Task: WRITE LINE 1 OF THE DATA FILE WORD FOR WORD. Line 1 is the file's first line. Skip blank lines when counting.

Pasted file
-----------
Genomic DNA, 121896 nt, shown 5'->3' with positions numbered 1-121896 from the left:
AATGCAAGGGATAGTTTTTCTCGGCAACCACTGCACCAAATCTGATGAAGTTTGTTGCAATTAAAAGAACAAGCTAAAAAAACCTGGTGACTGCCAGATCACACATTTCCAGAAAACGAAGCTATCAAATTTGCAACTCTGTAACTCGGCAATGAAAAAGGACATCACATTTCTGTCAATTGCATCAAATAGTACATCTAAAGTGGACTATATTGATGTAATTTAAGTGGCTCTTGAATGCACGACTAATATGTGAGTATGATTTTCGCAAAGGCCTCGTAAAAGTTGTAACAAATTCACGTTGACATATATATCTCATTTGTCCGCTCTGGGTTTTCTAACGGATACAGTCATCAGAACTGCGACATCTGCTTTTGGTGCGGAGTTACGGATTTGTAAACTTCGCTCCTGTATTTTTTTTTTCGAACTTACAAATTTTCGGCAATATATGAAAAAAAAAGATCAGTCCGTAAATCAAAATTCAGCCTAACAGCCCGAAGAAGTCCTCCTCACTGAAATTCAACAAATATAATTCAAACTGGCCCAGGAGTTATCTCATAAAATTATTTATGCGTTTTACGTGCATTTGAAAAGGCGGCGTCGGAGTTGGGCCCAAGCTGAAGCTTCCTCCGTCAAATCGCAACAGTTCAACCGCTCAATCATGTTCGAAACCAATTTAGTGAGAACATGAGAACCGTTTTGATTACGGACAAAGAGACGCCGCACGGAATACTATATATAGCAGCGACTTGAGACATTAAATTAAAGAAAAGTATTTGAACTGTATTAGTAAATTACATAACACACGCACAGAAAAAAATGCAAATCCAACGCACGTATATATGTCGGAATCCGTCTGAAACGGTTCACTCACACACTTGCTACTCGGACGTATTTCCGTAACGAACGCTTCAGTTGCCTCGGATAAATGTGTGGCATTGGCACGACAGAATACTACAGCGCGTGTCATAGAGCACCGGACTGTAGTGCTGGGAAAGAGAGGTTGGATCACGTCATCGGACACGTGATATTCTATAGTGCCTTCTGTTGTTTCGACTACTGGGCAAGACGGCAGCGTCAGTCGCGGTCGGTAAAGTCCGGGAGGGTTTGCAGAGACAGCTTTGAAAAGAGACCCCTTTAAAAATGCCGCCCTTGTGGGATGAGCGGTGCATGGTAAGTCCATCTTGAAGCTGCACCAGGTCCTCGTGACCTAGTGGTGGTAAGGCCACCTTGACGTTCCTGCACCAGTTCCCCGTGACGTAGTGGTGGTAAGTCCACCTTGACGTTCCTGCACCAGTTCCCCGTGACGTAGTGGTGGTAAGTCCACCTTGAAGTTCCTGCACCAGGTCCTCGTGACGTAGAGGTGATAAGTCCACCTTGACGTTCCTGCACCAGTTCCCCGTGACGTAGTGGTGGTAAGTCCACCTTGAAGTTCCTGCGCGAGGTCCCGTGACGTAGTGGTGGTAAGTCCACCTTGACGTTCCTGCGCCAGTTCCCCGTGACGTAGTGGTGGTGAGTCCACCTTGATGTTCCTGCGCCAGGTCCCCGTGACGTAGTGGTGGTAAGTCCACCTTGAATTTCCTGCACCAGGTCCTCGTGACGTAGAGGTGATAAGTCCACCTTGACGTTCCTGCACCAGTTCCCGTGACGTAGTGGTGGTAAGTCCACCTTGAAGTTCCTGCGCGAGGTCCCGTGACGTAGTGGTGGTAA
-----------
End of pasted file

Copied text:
Genomic DNA, 121896 nt, shown 5'->3' with positions numbered 1-121896 from the left: